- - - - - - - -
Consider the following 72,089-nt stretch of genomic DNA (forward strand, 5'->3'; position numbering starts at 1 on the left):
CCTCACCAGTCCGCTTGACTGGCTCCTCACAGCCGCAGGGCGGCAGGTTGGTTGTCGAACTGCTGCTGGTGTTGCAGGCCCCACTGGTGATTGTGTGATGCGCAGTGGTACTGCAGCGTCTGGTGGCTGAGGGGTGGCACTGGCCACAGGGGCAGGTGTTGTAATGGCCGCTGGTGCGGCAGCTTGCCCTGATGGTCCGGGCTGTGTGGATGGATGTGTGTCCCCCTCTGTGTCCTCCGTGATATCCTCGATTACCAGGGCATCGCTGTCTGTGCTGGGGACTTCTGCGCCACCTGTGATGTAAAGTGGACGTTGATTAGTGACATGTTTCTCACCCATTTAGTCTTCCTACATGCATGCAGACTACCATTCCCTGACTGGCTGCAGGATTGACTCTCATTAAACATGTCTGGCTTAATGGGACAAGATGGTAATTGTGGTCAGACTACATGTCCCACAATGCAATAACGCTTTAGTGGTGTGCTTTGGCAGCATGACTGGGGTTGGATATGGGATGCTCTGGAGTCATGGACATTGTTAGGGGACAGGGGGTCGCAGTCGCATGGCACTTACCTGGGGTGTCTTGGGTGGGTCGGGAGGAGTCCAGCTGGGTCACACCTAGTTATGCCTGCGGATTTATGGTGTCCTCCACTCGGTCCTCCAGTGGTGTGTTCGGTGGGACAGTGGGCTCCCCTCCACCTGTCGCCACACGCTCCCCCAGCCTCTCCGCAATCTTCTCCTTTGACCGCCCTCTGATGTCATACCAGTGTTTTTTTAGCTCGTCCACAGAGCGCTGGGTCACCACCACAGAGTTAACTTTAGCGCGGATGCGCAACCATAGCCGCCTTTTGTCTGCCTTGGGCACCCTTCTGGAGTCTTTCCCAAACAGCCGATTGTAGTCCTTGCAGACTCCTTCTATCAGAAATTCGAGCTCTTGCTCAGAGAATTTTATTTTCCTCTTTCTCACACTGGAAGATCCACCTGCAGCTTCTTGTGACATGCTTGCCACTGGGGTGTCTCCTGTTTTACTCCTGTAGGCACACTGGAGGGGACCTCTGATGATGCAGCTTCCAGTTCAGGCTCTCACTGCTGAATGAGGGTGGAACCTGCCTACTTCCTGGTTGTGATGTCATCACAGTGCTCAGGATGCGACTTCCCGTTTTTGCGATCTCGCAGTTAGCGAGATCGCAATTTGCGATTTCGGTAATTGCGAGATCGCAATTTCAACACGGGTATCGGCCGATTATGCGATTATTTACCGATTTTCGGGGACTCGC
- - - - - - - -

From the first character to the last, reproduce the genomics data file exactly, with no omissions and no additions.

Consider the following 72,089-nt stretch of genomic DNA (forward strand, 5'->3'; position numbering starts at 1 on the left):
CCTCACCAGTCCGCTTGACTGGCTCCTCACAGCCGCAGGGCGGCAGGTTGGTTGTCGAACTGCTGCTGGTGTTGCAGGCCCCACTGGTGATTGTGTGATGCGCAGTGGTACTGCAGCGTCTGGTGGCTGAGGGGTGGCACTGGCCACAGGGGCAGGTGTTGTAATGGCCGCTGGTGCGGCAGCTTGCCCTGATGGTCCGGGCTGTGTGGATGGATGTGTGTCCCCCTCTGTGTCCTCCGTGATATCCTCGATTACCAGGGCATCGCTGTCTGTGCTGGGGACTTCTGCGCCACCTGTGATGTAAAGTGGACGTTGATTAGTGACATGTTTCTCACCCATTTAGTCTTCCTACATGCATGCAGACTACCATTCCCTGACTGGCTGCAGGATTGACTCTCATTAAACATGTCTGGCTTAATGGGACAAGATGGTAATTGTGGTCAGACTACATGTCCCACAATGCAATAACGCTTTAGTGGTGTGCTTTGGCAGCATGACTGGGGTTGGATATGGGATGCTCTGGAGTCATGGACATTGTTAGGGGACAGGGGGTCGCAGTCGCATGGCACTTACCTGGGGTGTCTTGGGTGGGTCGGGAGGAGTCCAGCTGGGTCACACCTAGTTATGCCTGCGGATTTATGGTGTCCTCCACTCGGTCCTCCAGTGGTGTGTTCGGTGGGACAGTGGGCTCCCCTCCACCTGTCGCCACACGCTCCCCCAGCCTCTCCGCAATCTTCTCCTTTGACCGCCCTCTGATGTCATACCAGTGTTTTTTTAGCTCGTCCACAGAGCGCTGGGTCACCACCACAGAGTTAACTTTAGCGCGGATGCGCAACCATAGCCGCCTTTTGTCTGCCTTGGGCACCCTTCTGGAGTCTTTCCCAAACAGCCGATTGTAGTCCTTGCAGACTCCTTCTATCAGAAATTCGAGCTCTTGCTCAGAGAATTTTATTTTCCTCTTTCTCACACTGGAAGATCCACCTGCAGCTTCTTGTGACATGCTTGCCACTGGGGTGTCTCCTGTTTTACTCCTGTAGGCACACTGGAGGGGACCTCTGATGATGCAGCTTCCAGTTCAGGCTCTCACTGCTGAATGAGGGTGGAACCTGCCTACTTCCTGGTTGTGATGTCATCACAGTGCTCAGGATGCGACTTCCCGTTTTTGCGATCTCGCAGTTAGCGAGATCGCAATTTGCGATTTCGGTAATTGCGAGATCGCAATTTCAACACGGGTATCGGCCGATTATGCGATTATTTACCGATTTTCGGGGACTCGC